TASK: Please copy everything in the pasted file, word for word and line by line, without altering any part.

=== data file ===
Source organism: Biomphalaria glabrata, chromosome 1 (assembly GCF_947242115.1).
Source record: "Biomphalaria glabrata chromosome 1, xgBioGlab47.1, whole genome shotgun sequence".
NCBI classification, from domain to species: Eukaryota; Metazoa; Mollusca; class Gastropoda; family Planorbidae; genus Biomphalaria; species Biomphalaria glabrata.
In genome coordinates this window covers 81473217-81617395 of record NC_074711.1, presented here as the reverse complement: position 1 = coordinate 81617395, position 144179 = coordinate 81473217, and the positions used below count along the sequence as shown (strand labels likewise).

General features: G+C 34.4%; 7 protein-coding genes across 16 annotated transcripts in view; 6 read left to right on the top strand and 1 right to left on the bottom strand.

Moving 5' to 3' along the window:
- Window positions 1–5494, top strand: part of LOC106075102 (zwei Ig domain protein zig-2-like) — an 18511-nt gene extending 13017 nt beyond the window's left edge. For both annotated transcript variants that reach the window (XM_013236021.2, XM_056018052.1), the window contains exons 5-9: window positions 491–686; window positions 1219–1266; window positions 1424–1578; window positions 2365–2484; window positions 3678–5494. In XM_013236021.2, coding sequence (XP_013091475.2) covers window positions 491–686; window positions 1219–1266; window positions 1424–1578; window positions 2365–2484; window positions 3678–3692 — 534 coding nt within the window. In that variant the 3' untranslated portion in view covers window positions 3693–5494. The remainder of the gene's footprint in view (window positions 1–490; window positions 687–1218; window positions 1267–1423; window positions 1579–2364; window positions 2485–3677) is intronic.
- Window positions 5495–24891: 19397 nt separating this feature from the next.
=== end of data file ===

Source organism: Biomphalaria glabrata, chromosome 1 (assembly GCF_947242115.1).
Source record: "Biomphalaria glabrata chromosome 1, xgBioGlab47.1, whole genome shotgun sequence".
NCBI classification, from domain to species: Eukaryota; Metazoa; Mollusca; class Gastropoda; family Planorbidae; genus Biomphalaria; species Biomphalaria glabrata.
In genome coordinates this window covers 81473217-81617395 of record NC_074711.1, presented here as the reverse complement: position 1 = coordinate 81617395, position 144179 = coordinate 81473217, and the positions used below count along the sequence as shown (strand labels likewise).

General features: G+C 34.4%; 7 protein-coding genes across 16 annotated transcripts in view; 6 read left to right on the top strand and 1 right to left on the bottom strand.

Moving 5' to 3' along the window:
- Window positions 1–5494, top strand: part of LOC106075102 (zwei Ig domain protein zig-2-like) — an 18511-nt gene extending 13017 nt beyond the window's left edge. For both annotated transcript variants that reach the window (XM_013236021.2, XM_056018052.1), the window contains exons 5-9: window positions 491–686; window positions 1219–1266; window positions 1424–1578; window positions 2365–2484; window positions 3678–5494. In XM_013236021.2, coding sequence (XP_013091475.2) covers window positions 491–686; window positions 1219–1266; window positions 1424–1578; window positions 2365–2484; window positions 3678–3692 — 534 coding nt within the window. In that variant the 3' untranslated portion in view covers window positions 3693–5494. The remainder of the gene's footprint in view (window positions 1–490; window positions 687–1218; window positions 1267–1423; window positions 1579–2364; window positions 2485–3677) is intronic.
- Window positions 5495–24891: 19397 nt separating this feature from the next.